Bring Your Forms to Life With JavaScript

By Kris Hadlock

Creating a JavaScript Validation object

The best way to create reusable validation is to create an object. This object will need to validate whether a required field has been completed, the required length of a field has been reached in cases where necessary, such as a zip code and to make sure email addresses are formatted properly. When all fields are completed and these conditions have been met we'll enable the submit button for the form, otherwise we leave it disabled to prevent any errors from occurring.

In order to set all of the properties the object we create an method called Initialize that receives the following parameters: formId, fieldNum, submitId, validImage and invalidImage. The formId is the id of the form we're validating; this will enable us to target it at a later date. The fieldNum is the number of required fields in the form. The submitId is the id of the submit button, to be enabled when all required fields have been successfully validated. The last two are image paths to custom images for valid and invalid fields. The images defined in in these parameters will be inserted in the page next to a field when validated, but you can always change the placement at a later date depending on your design.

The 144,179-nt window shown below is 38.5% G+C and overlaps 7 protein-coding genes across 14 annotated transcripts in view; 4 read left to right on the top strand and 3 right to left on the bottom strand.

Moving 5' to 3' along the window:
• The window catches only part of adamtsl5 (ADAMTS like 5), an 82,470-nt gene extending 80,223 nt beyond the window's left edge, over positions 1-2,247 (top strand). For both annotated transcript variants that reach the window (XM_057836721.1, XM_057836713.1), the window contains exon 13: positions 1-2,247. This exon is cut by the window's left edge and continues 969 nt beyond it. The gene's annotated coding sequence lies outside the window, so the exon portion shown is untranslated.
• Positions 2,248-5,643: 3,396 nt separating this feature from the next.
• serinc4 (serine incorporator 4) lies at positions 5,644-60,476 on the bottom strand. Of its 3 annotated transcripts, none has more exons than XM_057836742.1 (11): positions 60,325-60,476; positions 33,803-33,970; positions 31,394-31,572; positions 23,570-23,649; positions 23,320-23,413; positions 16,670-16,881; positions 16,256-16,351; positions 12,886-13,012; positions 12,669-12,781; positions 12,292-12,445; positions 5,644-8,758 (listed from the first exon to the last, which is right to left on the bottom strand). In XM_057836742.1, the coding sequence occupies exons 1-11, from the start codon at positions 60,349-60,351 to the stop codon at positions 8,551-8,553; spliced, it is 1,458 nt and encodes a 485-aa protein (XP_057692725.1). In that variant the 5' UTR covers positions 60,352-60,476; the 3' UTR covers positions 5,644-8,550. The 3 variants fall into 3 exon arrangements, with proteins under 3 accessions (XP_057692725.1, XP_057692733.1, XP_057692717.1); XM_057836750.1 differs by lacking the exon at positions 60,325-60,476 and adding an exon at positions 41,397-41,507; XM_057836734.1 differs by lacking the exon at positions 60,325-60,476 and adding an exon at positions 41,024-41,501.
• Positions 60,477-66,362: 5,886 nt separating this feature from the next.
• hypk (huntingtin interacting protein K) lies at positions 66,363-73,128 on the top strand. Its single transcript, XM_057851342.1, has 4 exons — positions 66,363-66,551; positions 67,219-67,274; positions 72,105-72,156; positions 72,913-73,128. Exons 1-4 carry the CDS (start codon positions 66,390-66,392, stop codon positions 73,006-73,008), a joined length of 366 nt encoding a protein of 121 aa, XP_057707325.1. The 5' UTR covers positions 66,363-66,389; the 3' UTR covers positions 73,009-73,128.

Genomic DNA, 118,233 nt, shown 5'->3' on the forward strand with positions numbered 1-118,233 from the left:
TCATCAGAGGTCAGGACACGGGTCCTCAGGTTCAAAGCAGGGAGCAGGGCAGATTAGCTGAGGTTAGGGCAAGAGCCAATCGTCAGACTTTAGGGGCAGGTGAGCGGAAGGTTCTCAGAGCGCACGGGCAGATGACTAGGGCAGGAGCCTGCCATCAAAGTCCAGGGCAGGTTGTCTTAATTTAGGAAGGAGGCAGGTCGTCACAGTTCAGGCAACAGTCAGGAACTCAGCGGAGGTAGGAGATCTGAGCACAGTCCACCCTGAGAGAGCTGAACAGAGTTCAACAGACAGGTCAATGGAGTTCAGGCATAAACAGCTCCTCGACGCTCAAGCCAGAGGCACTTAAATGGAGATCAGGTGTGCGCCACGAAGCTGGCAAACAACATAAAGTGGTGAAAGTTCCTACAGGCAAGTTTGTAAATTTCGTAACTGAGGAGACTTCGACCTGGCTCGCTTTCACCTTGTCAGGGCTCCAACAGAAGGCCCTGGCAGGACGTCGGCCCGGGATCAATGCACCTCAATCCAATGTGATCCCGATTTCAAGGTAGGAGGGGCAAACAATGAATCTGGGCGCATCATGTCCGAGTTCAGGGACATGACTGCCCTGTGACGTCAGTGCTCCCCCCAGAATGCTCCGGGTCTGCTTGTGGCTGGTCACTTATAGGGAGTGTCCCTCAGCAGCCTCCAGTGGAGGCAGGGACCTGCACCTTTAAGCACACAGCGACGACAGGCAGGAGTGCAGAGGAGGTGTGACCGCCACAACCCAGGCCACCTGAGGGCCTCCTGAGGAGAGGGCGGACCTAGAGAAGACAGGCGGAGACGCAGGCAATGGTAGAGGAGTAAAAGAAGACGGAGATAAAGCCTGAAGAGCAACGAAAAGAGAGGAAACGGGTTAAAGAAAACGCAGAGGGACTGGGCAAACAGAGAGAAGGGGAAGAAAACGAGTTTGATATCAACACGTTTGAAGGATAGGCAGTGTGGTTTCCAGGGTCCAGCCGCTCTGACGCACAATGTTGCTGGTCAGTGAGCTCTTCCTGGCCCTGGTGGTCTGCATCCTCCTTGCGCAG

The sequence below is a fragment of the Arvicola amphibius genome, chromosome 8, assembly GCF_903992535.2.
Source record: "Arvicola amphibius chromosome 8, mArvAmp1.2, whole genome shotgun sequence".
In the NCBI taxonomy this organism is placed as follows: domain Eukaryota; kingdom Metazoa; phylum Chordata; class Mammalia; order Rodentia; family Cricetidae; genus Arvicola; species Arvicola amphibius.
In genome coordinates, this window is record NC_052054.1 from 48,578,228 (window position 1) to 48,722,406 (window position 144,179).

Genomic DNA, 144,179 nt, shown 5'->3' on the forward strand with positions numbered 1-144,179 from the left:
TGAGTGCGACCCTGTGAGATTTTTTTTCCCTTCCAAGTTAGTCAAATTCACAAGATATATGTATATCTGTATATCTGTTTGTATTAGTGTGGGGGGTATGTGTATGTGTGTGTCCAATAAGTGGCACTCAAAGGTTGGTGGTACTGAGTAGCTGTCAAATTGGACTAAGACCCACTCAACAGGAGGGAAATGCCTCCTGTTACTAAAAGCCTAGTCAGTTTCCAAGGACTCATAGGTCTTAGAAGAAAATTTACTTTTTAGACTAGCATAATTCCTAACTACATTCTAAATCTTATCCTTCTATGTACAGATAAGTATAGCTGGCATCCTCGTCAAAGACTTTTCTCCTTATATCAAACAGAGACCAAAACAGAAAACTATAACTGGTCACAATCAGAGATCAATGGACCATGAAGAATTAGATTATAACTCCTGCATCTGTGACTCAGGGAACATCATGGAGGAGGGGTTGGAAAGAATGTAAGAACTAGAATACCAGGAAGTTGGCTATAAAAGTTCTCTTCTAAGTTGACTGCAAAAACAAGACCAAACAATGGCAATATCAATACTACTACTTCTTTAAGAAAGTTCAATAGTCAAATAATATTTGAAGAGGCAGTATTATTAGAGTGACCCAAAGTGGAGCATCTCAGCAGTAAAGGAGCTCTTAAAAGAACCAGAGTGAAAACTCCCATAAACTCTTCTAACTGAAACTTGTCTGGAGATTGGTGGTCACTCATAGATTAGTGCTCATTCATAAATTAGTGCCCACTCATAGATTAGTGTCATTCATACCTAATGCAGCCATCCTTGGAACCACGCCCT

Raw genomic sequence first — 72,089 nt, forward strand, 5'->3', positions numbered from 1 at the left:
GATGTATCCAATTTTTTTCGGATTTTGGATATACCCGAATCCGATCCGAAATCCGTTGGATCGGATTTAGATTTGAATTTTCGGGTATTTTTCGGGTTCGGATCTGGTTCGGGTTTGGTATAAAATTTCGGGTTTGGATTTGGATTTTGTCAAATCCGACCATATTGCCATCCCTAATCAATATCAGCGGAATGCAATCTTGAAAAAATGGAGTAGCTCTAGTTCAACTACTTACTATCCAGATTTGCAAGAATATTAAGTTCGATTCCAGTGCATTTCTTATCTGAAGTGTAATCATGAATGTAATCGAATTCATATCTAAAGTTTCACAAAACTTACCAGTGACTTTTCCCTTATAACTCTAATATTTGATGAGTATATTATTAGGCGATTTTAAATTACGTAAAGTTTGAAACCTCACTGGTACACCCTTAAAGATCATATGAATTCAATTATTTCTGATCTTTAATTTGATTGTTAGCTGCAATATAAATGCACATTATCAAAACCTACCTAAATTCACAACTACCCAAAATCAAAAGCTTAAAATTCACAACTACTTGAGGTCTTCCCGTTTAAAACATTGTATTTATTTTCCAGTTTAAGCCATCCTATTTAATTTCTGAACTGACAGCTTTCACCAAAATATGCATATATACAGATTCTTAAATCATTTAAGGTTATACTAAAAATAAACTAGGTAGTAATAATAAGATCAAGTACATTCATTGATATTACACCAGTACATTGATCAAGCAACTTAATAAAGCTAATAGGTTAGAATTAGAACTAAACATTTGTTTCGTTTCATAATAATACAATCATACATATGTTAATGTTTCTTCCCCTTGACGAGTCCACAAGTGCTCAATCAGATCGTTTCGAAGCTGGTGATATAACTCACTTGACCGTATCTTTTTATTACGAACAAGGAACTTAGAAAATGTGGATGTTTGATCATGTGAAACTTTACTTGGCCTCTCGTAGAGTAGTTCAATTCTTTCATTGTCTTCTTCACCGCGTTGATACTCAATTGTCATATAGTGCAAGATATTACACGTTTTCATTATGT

The next method in the Validator object is Validate, which take selector and inputType parameters. The selector is the form element to be validated and the inputType is an optional parameter to handle special fields, such as an e-mail, Web address or any other type of field that would need custom validation. This is where validateEmail comes into play, which handles validating e-mails specifically. In both of these methods, once the field has been validated one of two methods are called, valid or invalid, based upon whether the field was successfully completed. The valid method inserts the valid image, which was defined in the Initialize method, next to the current field being validated. It then increases the property called fieldNumValidated, in order to keep track of how many fields have been validated and how many are left before the submit button is enabled, if this condition is true than the submit button is enabled. The other two methods are fairly self-explanatory. Preload preloads the valid and invalid images for the current selector when the Validate method is called, this helps the image show up faster when called upon and the AllFieldsValidated method is a handy method to check on whether all fields have already been validated.

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